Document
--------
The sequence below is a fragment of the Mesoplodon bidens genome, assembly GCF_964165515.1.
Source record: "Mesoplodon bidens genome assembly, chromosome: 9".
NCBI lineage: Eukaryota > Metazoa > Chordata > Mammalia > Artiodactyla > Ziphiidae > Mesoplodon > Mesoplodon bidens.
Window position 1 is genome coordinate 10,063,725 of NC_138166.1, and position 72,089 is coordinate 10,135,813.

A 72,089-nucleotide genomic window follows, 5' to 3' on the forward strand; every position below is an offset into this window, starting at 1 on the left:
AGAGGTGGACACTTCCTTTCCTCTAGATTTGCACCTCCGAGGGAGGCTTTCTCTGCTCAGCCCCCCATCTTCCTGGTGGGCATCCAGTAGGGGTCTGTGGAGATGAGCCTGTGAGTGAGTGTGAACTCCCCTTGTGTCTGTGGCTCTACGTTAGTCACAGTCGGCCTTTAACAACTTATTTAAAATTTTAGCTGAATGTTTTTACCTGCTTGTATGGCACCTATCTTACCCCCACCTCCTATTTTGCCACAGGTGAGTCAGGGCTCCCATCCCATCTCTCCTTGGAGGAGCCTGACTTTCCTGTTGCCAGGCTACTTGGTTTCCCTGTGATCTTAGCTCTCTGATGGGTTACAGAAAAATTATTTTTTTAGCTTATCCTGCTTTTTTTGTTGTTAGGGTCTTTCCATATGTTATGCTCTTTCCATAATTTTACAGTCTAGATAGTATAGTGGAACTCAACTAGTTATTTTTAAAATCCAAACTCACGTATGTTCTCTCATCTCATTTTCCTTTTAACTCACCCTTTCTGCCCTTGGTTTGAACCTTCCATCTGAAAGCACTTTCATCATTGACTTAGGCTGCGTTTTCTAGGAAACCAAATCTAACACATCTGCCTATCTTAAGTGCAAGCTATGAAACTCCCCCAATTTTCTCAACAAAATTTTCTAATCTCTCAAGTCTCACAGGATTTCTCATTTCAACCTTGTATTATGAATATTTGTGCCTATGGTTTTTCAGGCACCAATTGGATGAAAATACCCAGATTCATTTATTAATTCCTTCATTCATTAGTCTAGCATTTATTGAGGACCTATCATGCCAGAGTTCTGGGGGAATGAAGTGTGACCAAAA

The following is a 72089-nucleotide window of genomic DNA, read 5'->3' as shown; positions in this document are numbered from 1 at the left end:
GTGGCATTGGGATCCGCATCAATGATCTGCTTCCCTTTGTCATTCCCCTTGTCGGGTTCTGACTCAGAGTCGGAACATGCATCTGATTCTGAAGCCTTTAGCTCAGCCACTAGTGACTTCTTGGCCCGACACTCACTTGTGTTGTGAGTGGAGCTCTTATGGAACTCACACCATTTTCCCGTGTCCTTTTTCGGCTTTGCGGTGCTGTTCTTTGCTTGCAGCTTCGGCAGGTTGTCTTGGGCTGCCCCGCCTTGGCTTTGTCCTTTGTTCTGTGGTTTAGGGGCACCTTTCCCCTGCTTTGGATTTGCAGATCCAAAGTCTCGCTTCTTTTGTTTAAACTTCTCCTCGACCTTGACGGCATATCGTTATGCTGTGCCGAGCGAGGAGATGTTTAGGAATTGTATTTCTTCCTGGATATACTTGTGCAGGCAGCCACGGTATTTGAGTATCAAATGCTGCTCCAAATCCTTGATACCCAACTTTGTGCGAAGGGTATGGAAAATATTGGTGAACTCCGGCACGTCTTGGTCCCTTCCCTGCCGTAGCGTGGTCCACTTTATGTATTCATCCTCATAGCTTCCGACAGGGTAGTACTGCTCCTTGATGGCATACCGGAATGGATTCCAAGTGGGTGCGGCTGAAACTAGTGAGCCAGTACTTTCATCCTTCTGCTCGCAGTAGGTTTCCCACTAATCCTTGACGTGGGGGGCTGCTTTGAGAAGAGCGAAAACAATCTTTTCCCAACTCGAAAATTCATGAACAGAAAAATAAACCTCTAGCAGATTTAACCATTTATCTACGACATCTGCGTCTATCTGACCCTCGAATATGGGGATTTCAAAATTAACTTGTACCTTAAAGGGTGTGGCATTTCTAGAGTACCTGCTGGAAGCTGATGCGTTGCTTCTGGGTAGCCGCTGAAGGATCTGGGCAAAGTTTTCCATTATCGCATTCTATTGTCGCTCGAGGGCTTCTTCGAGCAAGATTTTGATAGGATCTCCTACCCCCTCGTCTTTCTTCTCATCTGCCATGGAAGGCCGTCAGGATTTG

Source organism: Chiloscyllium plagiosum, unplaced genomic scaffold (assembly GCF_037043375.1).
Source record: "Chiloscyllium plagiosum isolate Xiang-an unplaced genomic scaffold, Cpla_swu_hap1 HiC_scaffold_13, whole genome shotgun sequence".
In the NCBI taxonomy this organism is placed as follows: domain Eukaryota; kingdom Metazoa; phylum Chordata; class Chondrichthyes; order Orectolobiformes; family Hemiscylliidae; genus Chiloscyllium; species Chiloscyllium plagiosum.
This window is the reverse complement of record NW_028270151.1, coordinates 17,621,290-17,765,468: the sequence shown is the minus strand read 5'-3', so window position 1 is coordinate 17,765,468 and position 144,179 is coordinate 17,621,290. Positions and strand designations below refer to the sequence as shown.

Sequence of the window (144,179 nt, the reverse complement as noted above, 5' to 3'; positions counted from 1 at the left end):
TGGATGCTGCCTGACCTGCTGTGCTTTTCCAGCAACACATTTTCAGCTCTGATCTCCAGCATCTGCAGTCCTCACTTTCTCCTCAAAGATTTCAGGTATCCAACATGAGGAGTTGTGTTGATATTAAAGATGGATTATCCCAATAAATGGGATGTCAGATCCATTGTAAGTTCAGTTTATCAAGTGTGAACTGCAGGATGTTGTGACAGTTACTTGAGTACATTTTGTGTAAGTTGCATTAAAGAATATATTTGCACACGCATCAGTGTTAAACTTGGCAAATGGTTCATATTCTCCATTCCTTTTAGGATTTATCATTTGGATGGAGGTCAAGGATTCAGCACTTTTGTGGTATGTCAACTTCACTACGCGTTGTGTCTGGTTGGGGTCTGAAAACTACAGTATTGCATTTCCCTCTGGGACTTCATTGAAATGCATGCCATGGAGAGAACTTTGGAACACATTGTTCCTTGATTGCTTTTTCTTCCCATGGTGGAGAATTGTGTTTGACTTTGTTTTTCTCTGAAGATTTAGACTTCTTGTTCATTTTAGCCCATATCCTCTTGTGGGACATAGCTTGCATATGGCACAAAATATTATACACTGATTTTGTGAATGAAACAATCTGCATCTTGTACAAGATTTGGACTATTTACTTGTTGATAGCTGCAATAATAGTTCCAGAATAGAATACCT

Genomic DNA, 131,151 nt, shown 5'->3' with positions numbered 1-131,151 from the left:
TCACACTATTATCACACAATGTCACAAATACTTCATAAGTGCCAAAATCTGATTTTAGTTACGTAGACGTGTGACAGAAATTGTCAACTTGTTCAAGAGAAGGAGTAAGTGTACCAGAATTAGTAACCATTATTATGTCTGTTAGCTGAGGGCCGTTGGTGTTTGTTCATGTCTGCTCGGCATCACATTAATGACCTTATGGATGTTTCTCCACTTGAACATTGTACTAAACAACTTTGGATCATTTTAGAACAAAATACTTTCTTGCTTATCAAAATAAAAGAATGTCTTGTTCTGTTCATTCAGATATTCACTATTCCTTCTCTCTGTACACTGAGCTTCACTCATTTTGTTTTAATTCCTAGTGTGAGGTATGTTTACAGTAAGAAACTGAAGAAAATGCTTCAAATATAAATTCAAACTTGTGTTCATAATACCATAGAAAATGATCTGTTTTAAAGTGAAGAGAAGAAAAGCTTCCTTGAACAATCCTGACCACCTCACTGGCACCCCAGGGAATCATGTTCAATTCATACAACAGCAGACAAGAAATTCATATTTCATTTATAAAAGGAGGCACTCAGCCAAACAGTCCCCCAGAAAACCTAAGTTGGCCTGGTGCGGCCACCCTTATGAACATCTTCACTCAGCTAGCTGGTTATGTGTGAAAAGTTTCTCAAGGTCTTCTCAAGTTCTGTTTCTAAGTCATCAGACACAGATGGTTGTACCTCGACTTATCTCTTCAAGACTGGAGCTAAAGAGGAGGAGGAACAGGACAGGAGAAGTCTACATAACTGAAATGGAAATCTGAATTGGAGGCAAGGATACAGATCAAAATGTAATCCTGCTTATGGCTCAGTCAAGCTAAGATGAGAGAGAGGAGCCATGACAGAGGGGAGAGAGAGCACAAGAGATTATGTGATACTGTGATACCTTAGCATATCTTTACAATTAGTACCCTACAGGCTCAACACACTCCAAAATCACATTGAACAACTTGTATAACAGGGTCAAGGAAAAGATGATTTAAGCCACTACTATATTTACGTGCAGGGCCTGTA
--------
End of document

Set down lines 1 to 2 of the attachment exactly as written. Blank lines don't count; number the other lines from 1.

The sequence below is a fragment of the Mesoplodon bidens genome, assembly GCF_964165515.1.
Source record: "Mesoplodon bidens genome assembly, chromosome: 9".